Effective values training is all about the transmission and application of wisdom, not just knowledge. Knowledge is the ‘stuff’ (information) whereas wisdom (practical use of knowledge) is what you do with it. Bland training is solely knowledge-based, with limited behavioural application.

Another critical issue is to understand the moral challenges for leadership in 2019. Here are four: First, what does it mean to you to be moral? You need to define it, not just for yourself but for your people. You need to embrace it and consistently promote and live it. Second, what guides you morally? List the values that you internalise and prioritise them in order of personal preference. Third, have you made it a priority to help your people think morally and ethically about their work? This is not just a training activity but a proactive process of moral thinking that encompasses and is a significant part of all training initiatives. Finally, how well are you training your people in moral reasoning, moral theory and ethics?

This process needs people trained in ethics, ethical thinking and moral reasoning. It should be viewed as an investment, not just an expense. A proactive approach creates an environment of trust, that will be ongoing, all inclusive, open to discussion and focuses not just on the common good, but the greater good as well.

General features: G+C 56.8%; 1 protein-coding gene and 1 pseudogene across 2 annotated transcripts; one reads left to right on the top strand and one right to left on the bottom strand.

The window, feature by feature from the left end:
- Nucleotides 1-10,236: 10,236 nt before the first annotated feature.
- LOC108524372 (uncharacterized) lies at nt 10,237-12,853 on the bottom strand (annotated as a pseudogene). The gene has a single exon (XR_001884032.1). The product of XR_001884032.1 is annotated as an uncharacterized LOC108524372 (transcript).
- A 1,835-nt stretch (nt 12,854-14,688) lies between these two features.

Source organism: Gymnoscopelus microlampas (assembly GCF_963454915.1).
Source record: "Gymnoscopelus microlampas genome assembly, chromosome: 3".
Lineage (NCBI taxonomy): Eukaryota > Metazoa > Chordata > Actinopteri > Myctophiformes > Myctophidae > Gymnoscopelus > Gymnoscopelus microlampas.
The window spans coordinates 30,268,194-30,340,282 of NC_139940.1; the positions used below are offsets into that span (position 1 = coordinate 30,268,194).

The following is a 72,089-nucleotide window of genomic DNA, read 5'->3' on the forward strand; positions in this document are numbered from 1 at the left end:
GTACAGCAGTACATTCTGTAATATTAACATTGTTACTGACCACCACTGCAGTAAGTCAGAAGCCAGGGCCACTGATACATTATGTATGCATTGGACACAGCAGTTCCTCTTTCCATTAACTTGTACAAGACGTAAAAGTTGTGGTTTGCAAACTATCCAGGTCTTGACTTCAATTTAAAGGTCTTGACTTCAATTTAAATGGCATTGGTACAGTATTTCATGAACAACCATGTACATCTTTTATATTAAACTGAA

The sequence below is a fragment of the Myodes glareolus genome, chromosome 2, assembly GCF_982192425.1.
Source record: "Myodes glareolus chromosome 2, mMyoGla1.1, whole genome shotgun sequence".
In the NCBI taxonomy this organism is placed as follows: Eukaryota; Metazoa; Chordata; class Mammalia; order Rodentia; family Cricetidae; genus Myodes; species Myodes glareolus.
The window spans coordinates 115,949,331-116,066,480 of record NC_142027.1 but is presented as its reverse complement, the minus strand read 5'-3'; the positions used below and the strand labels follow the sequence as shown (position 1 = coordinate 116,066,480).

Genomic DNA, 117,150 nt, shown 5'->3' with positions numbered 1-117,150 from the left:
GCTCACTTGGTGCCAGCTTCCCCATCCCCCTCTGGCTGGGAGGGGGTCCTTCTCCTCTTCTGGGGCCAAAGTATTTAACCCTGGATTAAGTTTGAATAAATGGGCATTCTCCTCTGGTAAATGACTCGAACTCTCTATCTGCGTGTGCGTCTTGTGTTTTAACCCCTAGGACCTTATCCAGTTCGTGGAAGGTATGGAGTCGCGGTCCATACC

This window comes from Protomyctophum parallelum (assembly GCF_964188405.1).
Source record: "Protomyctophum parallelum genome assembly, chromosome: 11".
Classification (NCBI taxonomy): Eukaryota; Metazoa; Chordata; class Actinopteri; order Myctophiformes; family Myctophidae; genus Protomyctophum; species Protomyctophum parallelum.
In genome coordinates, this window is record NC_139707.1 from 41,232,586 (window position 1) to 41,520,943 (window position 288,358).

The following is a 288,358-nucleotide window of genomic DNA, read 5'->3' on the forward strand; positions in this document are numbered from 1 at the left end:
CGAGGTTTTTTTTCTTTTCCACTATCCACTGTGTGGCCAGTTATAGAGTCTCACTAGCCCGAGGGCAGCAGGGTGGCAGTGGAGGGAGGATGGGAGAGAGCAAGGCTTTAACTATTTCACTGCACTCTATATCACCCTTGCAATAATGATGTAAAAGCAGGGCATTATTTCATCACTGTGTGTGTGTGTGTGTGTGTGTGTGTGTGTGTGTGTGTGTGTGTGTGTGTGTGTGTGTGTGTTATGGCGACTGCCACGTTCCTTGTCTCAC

Consider the following questions. Is ongoing training for all employees provided on moral and ethical decision-making techniques? Do your mid-level management leaders receive additional moral and ethics training to the rank and file? How does your company express and reinforce its moral commitment to ethics to all employees? What support systems are in place to help employees deal with moral and ethical issues? And are employees encouraged to question their leaders when asked to do something they consider to be wrong?

To ‘see’ what your employees think about morals and ethics, consider three questions to ask them anonymously: How would you rate your personal ethics and moral compass? How would you rate your manager’s or leader’s morals and ethics? How could we improve our company’s ethical and moral culture?

From a C-suite perspective on the moral gauge, leaders might also want to reflect on these issues. First, how old is your mission statement and values statement? If older than three to five years, it is time to revisit, reflect and reposition, as the world has changed since they were created. Second, do you have a code of ethics that is distinct from your code of conduct? If not, why not? Third, a code of conduct only deals with behaviour. A code of ethics deals with the values, morals and the ethics behind any behaviour. Fourth, how do you, as a leader, ‘walk the talk’ regarding the values you profess? Remember, people listen with their eyes, not their ears. Fifth, how are the values and morals you profess, communicated to your employees? Finally, is the ‘moral gauge’ an integral part of all training and education?

All this does not happen overnight. It takes a commitment, creative planning and a practical approach to training and education in ethics, and moral reasoning to create the moral gauge for an entire organisation.


Frank C. Bucaro is the president of Frank C. Bucaro, LLC. He can be contacted on +1 (847) 778 5498 or by email: